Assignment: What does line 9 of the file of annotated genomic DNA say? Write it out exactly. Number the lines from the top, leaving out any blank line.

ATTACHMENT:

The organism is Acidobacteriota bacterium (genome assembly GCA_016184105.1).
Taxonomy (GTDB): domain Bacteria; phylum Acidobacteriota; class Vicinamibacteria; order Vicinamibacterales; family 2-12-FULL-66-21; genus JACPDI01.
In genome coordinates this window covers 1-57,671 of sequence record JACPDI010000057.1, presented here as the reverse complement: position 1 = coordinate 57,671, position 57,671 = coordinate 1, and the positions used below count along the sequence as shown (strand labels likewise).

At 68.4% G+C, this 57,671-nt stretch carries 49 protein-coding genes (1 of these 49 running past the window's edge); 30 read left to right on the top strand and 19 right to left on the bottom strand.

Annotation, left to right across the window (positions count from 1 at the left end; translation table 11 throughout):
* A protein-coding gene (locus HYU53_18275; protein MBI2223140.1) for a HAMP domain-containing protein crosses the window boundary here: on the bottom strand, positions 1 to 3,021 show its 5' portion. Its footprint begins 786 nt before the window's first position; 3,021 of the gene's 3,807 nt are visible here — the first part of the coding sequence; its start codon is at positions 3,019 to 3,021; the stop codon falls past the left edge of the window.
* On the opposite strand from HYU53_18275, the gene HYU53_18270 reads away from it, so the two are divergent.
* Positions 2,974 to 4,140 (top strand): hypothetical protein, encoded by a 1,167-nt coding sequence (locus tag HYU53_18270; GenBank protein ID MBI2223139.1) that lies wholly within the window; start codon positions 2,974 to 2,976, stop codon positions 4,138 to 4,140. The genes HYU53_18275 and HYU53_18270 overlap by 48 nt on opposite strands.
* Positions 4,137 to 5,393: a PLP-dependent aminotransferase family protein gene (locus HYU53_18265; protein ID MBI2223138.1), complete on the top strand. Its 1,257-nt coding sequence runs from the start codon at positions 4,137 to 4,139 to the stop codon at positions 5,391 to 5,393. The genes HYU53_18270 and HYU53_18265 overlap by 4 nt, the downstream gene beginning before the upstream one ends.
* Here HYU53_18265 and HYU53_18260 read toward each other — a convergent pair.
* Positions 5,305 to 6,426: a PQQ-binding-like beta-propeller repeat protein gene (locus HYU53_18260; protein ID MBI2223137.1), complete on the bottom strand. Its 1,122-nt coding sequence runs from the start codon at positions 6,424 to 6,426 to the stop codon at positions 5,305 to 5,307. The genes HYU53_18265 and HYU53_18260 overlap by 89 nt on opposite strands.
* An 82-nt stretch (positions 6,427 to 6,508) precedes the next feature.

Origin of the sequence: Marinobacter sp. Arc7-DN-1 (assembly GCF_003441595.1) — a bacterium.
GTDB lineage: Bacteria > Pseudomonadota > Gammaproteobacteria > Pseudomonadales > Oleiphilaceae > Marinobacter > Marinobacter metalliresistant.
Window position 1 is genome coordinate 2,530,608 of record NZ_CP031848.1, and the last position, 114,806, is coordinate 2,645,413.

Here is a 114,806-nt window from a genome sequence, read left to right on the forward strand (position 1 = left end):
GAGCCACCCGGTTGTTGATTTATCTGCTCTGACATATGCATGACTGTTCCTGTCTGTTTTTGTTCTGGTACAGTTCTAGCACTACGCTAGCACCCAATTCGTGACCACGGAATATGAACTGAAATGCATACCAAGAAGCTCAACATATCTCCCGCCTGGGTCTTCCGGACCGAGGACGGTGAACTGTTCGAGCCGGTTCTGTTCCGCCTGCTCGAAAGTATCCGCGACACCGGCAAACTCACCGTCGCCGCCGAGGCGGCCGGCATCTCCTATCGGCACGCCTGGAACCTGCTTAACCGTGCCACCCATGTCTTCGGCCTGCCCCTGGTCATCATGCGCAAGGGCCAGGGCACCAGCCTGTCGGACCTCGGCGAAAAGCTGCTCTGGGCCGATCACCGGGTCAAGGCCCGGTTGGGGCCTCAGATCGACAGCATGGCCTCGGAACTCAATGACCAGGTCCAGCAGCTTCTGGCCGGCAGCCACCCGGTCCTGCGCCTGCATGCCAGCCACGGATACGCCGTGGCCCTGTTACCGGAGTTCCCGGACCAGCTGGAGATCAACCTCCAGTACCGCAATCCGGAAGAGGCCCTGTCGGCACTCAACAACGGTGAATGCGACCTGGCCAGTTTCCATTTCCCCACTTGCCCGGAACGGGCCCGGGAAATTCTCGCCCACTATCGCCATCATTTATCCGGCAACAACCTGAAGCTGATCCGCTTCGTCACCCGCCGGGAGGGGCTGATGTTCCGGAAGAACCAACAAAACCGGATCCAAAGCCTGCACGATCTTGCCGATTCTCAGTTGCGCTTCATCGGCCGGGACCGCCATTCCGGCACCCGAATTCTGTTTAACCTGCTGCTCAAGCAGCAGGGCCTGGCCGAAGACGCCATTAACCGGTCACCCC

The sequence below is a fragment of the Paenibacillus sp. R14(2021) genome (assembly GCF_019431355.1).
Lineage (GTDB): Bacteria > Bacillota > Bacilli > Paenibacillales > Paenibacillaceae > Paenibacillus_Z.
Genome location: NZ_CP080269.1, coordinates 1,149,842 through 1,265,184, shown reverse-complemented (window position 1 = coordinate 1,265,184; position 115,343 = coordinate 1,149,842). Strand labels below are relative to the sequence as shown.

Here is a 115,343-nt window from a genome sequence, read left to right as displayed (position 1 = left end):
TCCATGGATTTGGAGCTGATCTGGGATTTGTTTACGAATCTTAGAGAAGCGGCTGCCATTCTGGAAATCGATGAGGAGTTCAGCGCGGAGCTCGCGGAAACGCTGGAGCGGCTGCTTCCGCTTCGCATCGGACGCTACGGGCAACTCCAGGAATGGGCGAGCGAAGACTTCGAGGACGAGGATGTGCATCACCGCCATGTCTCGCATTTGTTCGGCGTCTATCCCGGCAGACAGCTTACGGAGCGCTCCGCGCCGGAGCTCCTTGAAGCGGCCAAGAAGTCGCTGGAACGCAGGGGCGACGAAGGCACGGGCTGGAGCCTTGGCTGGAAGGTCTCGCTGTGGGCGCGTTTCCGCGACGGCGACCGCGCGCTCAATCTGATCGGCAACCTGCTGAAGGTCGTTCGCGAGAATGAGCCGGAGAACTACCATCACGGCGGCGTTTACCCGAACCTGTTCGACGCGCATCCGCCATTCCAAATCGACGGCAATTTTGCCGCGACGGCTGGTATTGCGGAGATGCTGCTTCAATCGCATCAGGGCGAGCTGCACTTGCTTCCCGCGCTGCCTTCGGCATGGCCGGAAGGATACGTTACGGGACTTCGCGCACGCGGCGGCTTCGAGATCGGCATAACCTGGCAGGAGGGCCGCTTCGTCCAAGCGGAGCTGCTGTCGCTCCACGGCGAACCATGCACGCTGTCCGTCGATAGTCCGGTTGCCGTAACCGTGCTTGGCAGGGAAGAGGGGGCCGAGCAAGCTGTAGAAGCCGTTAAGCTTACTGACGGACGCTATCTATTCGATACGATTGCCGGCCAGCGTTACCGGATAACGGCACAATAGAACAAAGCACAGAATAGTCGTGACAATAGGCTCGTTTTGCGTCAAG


* Positions 4,137 to 5,393: a PLP-dependent aminotransferase family protein gene (locus HYU53_18265; protein ID MBI2223138.1), complete on the top strand. Its 1,257-nt coding sequence runs from the start codon at positions 4,137 to 4,139 to the stop codon at positions 5,391 to 5,393. The genes HYU53_18270 and HYU53_18265 overlap by 4 nt, the downstream gene beginning before the upstream one ends.